Assessment of change in conservation interests in response to nutrient levels

Information from assessing biota

Information from assessing nutrients

Information from assessing biota

There appears to be no reliable historical evidence for a decline in either Zostera, Ruppia, or stonewort Lamprothamnium papulosum populations in the Fleet since the late 1960's. There appear to have been changes in Zostera and Ruppia distributions with time, but these appear to have been natural changes, associated with hard winters and ice damage, or recovery of Zostera from the wasting disease in the 1930's.

With respect to Lamprothamnium papulosum, however, it is possible that it was common in the Abbotsbury embayment during the last century, as samples from the Natural History Museum collected then are labelled as taken from Abbotsbury (L. Carvalho, pers.comm.). However, no published data are available to confirm whether this was the case: publications in the Fleet Study Group archive only indicate its presence along the northern shores of the lagoon further eastwards, where it was reported as thriving in 1991 (Holmes, 1993). Sampling in 1998 failed to find any Lamprothamnium papulosum at Abbotsbury (A.Martin, pers. comm.). If, however, the environmental requirements of Lamprothamnium papulosum are considered, it is likely that the species has been affected at the western end of the Fleet. Studies indicate that the species appears to be absent from potentially suitable sites when levels of soluble reactive phosphate are greater than 30 µg/l-P, and is most frequently found where levels are less than 10 µg/l-P (Martin, 1999). Mean levels of orthophosphate (approximately equivalent to soluble reactive phosphate) at Chickerell Hive, Langton Hive and in the Abbotsbury embayment exceeded 20 µg/l-P from 1996 to 1997, with mean levels below 10 µg/l-P found only at Smallmouth (EA 1998a).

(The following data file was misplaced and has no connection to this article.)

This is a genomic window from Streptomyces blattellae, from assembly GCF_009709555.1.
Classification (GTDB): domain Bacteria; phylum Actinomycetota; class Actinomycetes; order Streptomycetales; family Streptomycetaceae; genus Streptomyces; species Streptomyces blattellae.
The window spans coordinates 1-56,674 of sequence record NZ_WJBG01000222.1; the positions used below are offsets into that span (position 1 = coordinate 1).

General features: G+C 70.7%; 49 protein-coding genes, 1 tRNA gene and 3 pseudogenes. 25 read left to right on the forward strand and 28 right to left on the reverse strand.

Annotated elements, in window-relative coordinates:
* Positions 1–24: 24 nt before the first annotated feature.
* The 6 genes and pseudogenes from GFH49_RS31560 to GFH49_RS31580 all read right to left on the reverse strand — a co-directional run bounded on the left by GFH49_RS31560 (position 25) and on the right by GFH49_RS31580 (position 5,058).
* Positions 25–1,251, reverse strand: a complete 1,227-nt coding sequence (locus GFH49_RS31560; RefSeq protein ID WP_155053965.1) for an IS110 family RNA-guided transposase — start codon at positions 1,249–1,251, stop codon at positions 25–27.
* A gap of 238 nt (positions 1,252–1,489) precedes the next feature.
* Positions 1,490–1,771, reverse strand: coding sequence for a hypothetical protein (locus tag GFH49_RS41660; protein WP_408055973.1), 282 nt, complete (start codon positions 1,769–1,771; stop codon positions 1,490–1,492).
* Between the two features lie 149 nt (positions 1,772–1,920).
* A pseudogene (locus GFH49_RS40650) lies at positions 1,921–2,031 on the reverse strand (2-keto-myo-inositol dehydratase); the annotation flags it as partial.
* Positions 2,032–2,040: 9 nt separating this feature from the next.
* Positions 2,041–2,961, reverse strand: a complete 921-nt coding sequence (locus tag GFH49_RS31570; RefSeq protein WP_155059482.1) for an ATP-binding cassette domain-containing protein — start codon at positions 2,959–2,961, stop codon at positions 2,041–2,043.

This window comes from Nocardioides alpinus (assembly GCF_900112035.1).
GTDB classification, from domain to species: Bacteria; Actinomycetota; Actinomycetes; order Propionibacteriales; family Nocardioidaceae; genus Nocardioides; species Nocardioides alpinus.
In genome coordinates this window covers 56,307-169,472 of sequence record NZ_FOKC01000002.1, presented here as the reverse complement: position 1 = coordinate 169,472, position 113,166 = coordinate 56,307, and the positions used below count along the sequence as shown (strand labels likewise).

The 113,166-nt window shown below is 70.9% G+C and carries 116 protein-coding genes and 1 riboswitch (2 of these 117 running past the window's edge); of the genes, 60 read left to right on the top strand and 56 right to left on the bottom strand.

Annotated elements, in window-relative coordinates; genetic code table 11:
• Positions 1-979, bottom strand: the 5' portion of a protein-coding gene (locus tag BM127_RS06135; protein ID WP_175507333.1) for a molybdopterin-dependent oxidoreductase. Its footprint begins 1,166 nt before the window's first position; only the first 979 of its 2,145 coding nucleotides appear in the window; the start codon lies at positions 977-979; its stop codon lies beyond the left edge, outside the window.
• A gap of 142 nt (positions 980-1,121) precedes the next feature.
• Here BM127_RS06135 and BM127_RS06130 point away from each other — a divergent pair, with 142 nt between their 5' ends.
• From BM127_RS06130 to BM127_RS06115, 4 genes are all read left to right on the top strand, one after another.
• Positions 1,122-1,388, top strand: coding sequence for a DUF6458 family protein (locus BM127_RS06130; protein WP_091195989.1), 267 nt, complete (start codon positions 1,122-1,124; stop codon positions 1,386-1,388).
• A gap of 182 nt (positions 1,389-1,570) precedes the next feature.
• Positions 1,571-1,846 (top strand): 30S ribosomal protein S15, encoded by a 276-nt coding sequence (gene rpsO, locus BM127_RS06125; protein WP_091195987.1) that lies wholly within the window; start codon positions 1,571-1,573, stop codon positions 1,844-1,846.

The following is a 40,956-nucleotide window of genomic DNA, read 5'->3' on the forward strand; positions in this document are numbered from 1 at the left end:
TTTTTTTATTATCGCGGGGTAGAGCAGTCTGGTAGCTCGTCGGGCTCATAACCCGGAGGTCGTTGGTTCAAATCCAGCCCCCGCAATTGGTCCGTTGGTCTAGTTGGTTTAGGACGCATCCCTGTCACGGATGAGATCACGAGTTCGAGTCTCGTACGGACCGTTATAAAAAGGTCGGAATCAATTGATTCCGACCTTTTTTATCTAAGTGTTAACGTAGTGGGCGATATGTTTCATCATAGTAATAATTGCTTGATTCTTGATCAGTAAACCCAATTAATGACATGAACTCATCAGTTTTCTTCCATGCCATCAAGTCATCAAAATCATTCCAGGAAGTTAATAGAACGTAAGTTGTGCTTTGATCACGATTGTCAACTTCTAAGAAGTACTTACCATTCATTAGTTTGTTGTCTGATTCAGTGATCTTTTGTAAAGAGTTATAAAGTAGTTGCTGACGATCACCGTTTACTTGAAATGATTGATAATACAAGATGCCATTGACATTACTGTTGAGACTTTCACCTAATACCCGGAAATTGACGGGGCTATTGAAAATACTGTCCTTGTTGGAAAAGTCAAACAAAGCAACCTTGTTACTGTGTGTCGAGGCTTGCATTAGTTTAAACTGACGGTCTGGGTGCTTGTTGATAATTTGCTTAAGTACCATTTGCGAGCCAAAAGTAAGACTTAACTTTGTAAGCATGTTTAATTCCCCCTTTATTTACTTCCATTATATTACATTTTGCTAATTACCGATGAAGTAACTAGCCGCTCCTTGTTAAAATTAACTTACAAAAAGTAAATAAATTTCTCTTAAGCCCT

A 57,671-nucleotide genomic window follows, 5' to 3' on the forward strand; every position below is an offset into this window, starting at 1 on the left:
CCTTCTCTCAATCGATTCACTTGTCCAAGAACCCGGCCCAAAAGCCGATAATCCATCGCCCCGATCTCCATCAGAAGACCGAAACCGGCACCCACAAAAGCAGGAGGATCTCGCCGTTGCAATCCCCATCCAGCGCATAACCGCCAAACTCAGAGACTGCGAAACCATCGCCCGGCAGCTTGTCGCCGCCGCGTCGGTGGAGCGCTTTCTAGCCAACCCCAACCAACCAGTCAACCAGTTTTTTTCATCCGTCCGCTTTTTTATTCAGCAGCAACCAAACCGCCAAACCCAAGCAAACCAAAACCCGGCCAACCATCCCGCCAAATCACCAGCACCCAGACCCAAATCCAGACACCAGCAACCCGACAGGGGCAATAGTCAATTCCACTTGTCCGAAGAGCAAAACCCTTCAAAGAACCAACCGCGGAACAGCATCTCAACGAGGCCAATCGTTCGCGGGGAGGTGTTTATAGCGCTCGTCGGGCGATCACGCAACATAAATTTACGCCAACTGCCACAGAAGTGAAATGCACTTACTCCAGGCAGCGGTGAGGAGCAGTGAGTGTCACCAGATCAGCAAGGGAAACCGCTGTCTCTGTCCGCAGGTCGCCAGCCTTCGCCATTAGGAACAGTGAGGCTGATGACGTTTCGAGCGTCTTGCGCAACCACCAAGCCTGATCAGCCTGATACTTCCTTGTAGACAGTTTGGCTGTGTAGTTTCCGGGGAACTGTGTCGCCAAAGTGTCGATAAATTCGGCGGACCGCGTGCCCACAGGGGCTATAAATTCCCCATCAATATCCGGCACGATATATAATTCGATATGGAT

There is little information on lagoonal invertebrate or fish populations in the Fleet, and certainly not enough to determine whether significant changes in their populations have taken place.

There is no reliable evidence either for increases in epiphytic or benthic green algal growth which might affect species of conservation interest. However, the lack of evidence appears primarily due to a lack of quantitative historical information on populations of green algae. The review of historic literature in the FSG archive suggests that lush spring and summer growths of epiphytic and benthic green algae on the Zostera and Ruppia beds in the Fleet, as well as in the Abbotsbury embayment where seagrass is sparse, have occurred certainly since the late 1960's and probably earlier. However, there have been no quantitative surveys to determine whether the species composition of such growths has changed or not, or whether the density of algal growth has increased or decreased over this time.

Furthermore, there is no reliable evidence for increases in phytoplankton growth which might also affect species of conservation interest, and might indicate nutrient enrichment. Again, the lack of evidence appears primarily due to a lack of quantitative historical information on plankton. Algal blooms have been recorded at the Abbotsbury end of the Fleet on a number of occasions since 1969 (Whittaker 1980, Saunders-Davies 1993, John 1995, EA 1998a), mostly during particularly warm dry summers. Blooms in 1969 and 1976 were associated with fish deaths, and possibly with farm pollution incidents, but it is not known which species of plankton were involved. The species involved in the later blooms varied, and some blooms were not of toxin-producing species (eg. that recorded by John (1995) mentioned above).

In conclusion, the only evidence from the Fleet of detrimental change in conservation interests in response to nutrient levels is:

  • a possible decline in the distribution and population of Lamprothamnium papulosum at the western end of the Fleet. Research on the species in the Fleet and elsewhere suggests a critical threshold of soluble reactive phosphate between 10 µg/l-P and 30 µg/l-P.

However, caution is required as there is insufficient information from which to draw conclusions with respect to:

  • increases in growth of epiphytic algae;
  • increases in growth of benthic green algae;
  • increases in phytoplankton blooms;
  • impacts on fauna.